At home in soggy Seattle I'm a lackadaisical gardener, yet visiting Kauai has turned me into a garden-loving tourist.
Kauai, like its sister Hawaiian islands, is a botanical bonanza. Bathed in the island's natural steroids of endless sunshine and warm-rain cloudbursts, plants flourish.
Almost anything can, and does, grow in Kauai in the wild and in its botanical and home gardens. The island's lusher north and east sides are a kaleidoscope of luxuriant ferns; rope-thick vines; lacy orchids and shimmering flowers; mango and guava trees; and stately Cook pines, almost 200 feet tall.
Kauai lives up to its Garden Isle nickname in offering some of Hawaii's best and most atmospheric botanical gardens. Some go for the splashy, colorful tropical plants; others are dedicated to showcasing and preserving native Hawaiian plants, many of which are disappearing in the wild.
That's the dark side of Hawaii's verdant beauty. Most of the showy flowers and trees -- plumeria, bougainvillea, many palm trees, even orchids -- that are considered typically Hawaiian have been brought by people to the islands from elsewhere. Some of these introduced plants (such as guava and African tulip trees) grow like weeds, choking out the native plants. And habitat loss through grazing (by feral goats), hurricanes and other ills has decimated native plants.
So take a break from the beach and go down the garden path in Kauai, for enjoyment and easygoing education. Here are my favorite botanical gardens on the island:
Tucked away on Kauai's North Shore, Limahuli Garden and Preserve is the island's don't-miss garden for anyone interested in native plants, Hawaiian history -- and tropical scenery.
The garden's setting is the stuff of fantasies, nestled into a narrow valley beneath greenery-draped rock spires that served as the Bali Hai backdrop in the movie "South Pacific."
Limahuli, a unit of the National Tropical Botanical Garden, covers almost 1,000 acres, much of it restricted for research and preservation. But visitors can walk a 3/4-mile hillside trail that winds through a demonstration garden on self-guided or guided tours.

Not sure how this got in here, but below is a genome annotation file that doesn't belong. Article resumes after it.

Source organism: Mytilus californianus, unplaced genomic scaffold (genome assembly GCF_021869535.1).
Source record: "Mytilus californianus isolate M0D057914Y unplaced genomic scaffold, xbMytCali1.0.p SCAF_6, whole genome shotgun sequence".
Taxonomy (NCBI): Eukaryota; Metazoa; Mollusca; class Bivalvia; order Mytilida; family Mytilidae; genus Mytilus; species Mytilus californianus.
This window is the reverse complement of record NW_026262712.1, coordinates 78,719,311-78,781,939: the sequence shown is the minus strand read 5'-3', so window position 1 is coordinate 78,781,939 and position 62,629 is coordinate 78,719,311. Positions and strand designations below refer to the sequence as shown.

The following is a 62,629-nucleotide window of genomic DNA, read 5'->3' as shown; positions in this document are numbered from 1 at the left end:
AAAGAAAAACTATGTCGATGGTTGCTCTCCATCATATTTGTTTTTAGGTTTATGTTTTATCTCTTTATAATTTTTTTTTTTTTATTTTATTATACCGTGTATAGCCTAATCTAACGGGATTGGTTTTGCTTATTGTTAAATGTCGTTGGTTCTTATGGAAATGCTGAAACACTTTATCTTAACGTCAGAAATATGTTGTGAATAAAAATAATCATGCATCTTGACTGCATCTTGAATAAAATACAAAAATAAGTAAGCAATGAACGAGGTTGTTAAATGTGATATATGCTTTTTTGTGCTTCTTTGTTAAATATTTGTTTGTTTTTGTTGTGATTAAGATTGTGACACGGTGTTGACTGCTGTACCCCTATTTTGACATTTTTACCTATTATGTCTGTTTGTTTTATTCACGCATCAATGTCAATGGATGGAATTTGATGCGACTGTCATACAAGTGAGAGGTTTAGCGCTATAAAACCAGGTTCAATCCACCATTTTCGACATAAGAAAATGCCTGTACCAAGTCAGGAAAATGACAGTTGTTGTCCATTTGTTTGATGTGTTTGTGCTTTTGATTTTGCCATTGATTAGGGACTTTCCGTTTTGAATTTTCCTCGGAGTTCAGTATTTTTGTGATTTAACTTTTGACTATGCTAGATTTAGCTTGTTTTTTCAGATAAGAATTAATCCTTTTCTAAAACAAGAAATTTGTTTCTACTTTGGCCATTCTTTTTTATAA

Limahuli is working hard to restore native habitat and preserve rare Hawaiian plants, including a patch of forest where invasive, alien trees were removed and native plants restored. Watch for mamaki, a nettle used for tea and medicine, and loulu, a fan-shaped palm native to Hawaii.
* Na 'Aina Kai
For something completely different, head to the sprawling and colorful Na 'Aina Kai Botanical Gardens, also on Kauai's North Shore.
While Limahuli has a natural feel, Na 'Aina Kai is manicured and more commercial, bursting with plants from palms, nutmeg and cinnamon trees to blazing red hibiscus flowers, gingers and heliconia. There's also hardwood plantation, growing thousands of teak and other trees for sustainable forestry.
About 100 bronze statues are scattered through Na 'Aina Kai's 240 acres; many are life-size, Norman Rockwell-mood sculptures of people. There's a meandering lagoon and woodland trails, a Japanese teahouse and waterfall; and a sprawling garden-hedge maze. For children, there's a special play garden, with a water-spray area, climbing frames, mock caves and more.
* Allerton and McBryde gardens
On the southern end of Kauai, two side-by-side gardens, run by the National Tropical Botanical Garden, can easily absorb a full day.
The 80-acre Allerton Garden is tucked into a valley opening to the sea. Bought in the 1930s by Robert Allerton, heir of a wealthy Chicago industrial family, and developed into a series of garden rooms, it's a romantic and tranquil enclave.
The McBryde Garden, up the valley and along a meandering stream from Allerton, once was 171 acres of sugar cane and cliffs. Since the 1970s it's been turned into a garden of tropical delights, now with one of the world's largest collections of native Hawaiian plants.
IF YOU GO
LIMAHULI: The botanical garden is on Kauai's North Shore, near the end of the road beyond Hanalei. Open Tuesday-Saturday; $15/self-guided tour, $30/guided tour. 808-826-1053, www.ntbg.org/gardens/
NA 'AINA KAI: Also on the North Shore, near the community of Kilauea (and Kilauea Lighthouse). Open Tuesday-Friday morning, guided tours only. $35 to $75/person. 808-828-0525 or www.naainakai.org/
MCBRYDE AND ALLERTON GARDENS: These side-by-side gardens, open daily, are near Poipu, on Kauai's south end. 808-742-2623 or www.ntbg.org/gardens
McBryde Garden: Visitors can explore on their own but must park and take a 15-minute tram ride (included in tour cost) to the garden from the NTBG visitor center. $20/age 13-older.
Allerton Garden: Guided tours only. $45, $20 ages 10-12.
MORE INFO: Kauai Visitors Bureau, 800-262-1400 or www.kauaidiscovery.com